Bitcoin is digital money.

It's a new invention and it's complex. It's unlike any other money or asset. This can make it hard to understand.

We have created a simple explanation, without technical jargon.

And it's concise, only 1,000 words.



How does Bitcoin work?


At its core, Bitcoin is a big list.

The list contains Bitcoin's entire history of transactions. For every transaction, three items are recorded to the list:






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Think of Bitcoin’s list as a stack of receipts.

Every time Bitcoin is sent a receipt is added to the stack.


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To send Bitcoin, a post must be made to the list.



Let's take a closer look at the list...

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Within the Bitcoin industry, an account number is known as a "Public Address." Herein lies an important point, the list is viewable to the public.


Using websites, called Bitcoin explorers, the public can see the list. You won’t know who anyone is, but you will be able to see Bitcoin’s entire history of transactions.

Why Use a Public List?


The list eliminates disputes.
If a transaction occurred, it will be on the list.


The list provides a receipt for every transaction.
Both parties can easily find their receipt. They can check the list at any time.


The list verifies the balance of every account.
A search of the list for transactions involving a particular account number will provide the instances Bitcoin was sent and received by the account. The difference between the two is the current balance.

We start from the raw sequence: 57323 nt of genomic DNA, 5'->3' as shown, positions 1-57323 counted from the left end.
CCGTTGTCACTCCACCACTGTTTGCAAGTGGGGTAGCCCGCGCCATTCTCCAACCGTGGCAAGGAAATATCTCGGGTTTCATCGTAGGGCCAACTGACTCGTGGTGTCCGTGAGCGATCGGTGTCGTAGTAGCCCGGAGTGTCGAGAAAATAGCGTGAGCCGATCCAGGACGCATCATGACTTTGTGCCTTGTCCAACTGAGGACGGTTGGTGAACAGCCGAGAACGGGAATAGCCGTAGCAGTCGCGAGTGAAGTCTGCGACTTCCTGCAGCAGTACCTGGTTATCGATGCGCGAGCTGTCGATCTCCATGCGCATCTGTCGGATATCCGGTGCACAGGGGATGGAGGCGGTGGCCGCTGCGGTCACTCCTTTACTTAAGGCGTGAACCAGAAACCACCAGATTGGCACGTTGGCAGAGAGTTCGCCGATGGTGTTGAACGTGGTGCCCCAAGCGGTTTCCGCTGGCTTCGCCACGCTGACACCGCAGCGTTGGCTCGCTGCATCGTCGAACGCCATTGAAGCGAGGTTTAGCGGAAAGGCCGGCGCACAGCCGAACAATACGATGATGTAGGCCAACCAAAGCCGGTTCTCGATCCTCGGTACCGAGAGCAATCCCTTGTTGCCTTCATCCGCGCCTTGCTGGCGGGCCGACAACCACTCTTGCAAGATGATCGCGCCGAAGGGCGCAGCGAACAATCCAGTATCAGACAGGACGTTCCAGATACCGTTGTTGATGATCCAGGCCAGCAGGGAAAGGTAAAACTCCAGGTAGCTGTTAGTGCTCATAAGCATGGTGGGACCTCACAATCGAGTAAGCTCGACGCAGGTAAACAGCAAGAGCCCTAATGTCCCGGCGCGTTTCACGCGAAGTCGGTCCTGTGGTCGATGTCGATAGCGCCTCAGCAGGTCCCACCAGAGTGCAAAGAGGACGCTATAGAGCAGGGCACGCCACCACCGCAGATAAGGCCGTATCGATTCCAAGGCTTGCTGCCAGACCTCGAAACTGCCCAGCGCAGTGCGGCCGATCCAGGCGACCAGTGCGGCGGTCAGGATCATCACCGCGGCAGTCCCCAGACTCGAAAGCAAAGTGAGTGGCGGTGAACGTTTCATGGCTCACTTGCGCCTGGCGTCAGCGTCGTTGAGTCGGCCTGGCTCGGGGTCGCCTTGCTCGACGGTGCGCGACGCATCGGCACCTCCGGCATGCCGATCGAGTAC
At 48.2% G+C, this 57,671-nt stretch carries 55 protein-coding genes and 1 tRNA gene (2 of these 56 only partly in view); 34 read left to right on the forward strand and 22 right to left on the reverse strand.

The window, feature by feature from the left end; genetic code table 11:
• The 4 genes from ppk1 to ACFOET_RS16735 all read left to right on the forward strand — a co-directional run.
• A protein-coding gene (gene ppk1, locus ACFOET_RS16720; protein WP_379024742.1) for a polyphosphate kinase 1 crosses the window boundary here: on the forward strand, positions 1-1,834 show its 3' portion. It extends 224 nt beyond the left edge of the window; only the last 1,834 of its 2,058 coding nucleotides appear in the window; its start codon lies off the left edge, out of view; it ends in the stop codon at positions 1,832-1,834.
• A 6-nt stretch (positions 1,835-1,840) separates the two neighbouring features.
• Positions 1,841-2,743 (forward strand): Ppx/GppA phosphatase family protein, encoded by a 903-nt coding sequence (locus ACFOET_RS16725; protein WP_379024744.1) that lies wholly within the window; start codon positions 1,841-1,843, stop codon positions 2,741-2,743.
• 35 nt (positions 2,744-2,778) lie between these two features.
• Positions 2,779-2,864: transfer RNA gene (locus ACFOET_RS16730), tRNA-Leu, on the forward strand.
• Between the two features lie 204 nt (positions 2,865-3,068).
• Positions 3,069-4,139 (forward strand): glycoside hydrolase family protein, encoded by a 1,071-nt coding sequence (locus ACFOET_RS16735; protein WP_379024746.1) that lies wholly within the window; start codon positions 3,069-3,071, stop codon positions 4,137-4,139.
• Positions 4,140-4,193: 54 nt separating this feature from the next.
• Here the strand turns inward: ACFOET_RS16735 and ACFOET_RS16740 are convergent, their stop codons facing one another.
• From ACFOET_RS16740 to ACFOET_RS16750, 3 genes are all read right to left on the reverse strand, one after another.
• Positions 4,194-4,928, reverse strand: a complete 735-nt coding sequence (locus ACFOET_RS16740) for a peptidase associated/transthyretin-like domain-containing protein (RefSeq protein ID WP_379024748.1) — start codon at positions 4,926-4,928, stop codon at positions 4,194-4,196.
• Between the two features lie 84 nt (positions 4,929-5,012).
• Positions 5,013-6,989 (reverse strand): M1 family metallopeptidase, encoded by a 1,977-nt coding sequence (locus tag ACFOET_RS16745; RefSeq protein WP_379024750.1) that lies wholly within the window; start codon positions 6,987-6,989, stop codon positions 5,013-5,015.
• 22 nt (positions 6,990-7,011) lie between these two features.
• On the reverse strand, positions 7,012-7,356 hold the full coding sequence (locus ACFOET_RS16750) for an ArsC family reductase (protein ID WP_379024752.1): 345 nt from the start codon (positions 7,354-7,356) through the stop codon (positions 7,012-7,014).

Altogether, the list provides an irrefutable history of Bitcoin, as well as proof of all current ownership.

The list is only the first half of Bitcoin


To best understand the other half, let’s take a step back in time, and imagine Bitcoin in a pre-computer world.

Imagine every community has a message board in the center of their town with a list. To send money, a person must go to the board and add a post.

Then imagine towns having runners, going from community to community, sharing all their towns’ posts with each other.

Imagine having so many runners, to the point where every single board, in every single community, was up to date, and looked the exact same.


Now imagine the same system, but with computers...


Instead of posting on physical message boards, a person can post on the list using the internet.

Instead of runners working to share lists, it’s computers. These computers are "running" the Bitcoin list.

Within the Bitcoin industry, the work of computers running the list is referred to as mining.

What is Mining?



Mining is…

the most misleading term in the Bitcoin industry.


Don’t imagine pickaxes and dirt…


Mining is the term for the work done by computers to “run” the list.




Why is it called mining?


There is an aspect of mining in which new Bitcoin are issued. The industry thought the term mining would help people see Bitcoin as digital gold.

We will explain exactly how new Bitcoin are “mined", but first we have to get back to the computers, and their work running the list.



It takes a lot of computing work to run Bitcoin.


Typically this big of a network is built into one supercomputer. The type of computer big enough to fill an entire building.



Bitcoin does it differently